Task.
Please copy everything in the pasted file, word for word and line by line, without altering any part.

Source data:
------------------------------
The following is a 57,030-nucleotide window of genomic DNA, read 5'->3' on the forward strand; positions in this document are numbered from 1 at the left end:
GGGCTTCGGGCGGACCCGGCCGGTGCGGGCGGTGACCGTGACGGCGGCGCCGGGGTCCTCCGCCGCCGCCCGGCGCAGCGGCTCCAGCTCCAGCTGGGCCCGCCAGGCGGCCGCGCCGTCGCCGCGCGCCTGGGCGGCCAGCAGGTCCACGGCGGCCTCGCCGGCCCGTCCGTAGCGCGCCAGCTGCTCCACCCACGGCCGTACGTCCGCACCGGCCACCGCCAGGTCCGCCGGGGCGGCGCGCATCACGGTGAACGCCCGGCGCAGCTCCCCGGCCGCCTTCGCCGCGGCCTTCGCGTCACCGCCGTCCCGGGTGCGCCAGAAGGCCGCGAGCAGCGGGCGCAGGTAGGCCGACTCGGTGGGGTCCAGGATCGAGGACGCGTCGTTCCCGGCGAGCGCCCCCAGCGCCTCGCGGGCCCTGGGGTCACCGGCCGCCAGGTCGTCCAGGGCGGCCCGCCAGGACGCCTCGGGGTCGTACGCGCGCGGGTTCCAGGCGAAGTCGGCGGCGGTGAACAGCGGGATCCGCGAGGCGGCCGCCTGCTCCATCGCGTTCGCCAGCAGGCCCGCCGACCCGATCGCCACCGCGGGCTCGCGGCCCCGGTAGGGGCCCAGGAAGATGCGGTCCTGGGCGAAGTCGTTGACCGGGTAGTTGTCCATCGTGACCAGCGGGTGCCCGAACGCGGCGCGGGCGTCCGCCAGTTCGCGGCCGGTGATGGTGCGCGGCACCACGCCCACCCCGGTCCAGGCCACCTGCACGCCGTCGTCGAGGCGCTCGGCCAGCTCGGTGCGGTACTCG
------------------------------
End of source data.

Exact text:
The following is a 57,030-nucleotide window of genomic DNA, read 5'->3' on the forward strand; positions in this document are numbered from 1 at the left end:
GGGCTTCGGGCGGACCCGGCCGGTGCGGGCGGTGACCGTGACGGCGGCGCCGGGGTCCTCCGCCGCCGCCCGGCGCAGCGGCTCCAGCTCCAGCTGGGCCCGCCAGGCGGCCGCGCCGTCGCCGCGCGCCTGGGCGGCCAGCAGGTCCACGGCGGCCTCGCCGGCCCGTCCGTAGCGCGCCAGCTGCTCCACCCACGGCCGTACGTCCGCACCGGCCACCGCCAGGTCCGCCGGGGCGGCGCGCATCACGGTGAACGCCCGGCGCAGCTCCCCGGCCGCCTTCGCCGCGGCCTTCGCGTCACCGCCGTCCCGGGTGCGCCAGAAGGCCGCGAGCAGCGGGCGCAGGTAGGCCGACTCGGTGGGGTCCAGGATCGAGGACGCGTCGTTCCCGGCGAGCGCCCCCAGCGCCTCGCGGGCCCTGGGGTCACCGGCCGCCAGGTCGTCCAGGGCGGCCCGCCAGGACGCCTCGGGGTCGTACGCGCGCGGGTTCCAGGCGAAGTCGGCGGCGGTGAACAGCGGGATCCGCGAGGCGGCCGCCTGCTCCATCGCGTTCGCCAGCAGGCCCGCCGACCCGATCGCCACCGCGGGCTCGCGGCCCCGGTAGGGGCCCAGGAAGATGCGGTCCTGGGCGAAGTCGTTGACCGGGTAGTTGTCCATCGTGACCAGCGGGTGCCCGAACGCGGCGCGGGCGTCCGCCAGTTCGCGGCCGGTGATGGTGCGCGGCACCACGCCCACCCCGGTCCAGGCCACCTGCACGCCGTCGTCGAGGCGCTCGGCCAGCTCGGTGCGGTACTCG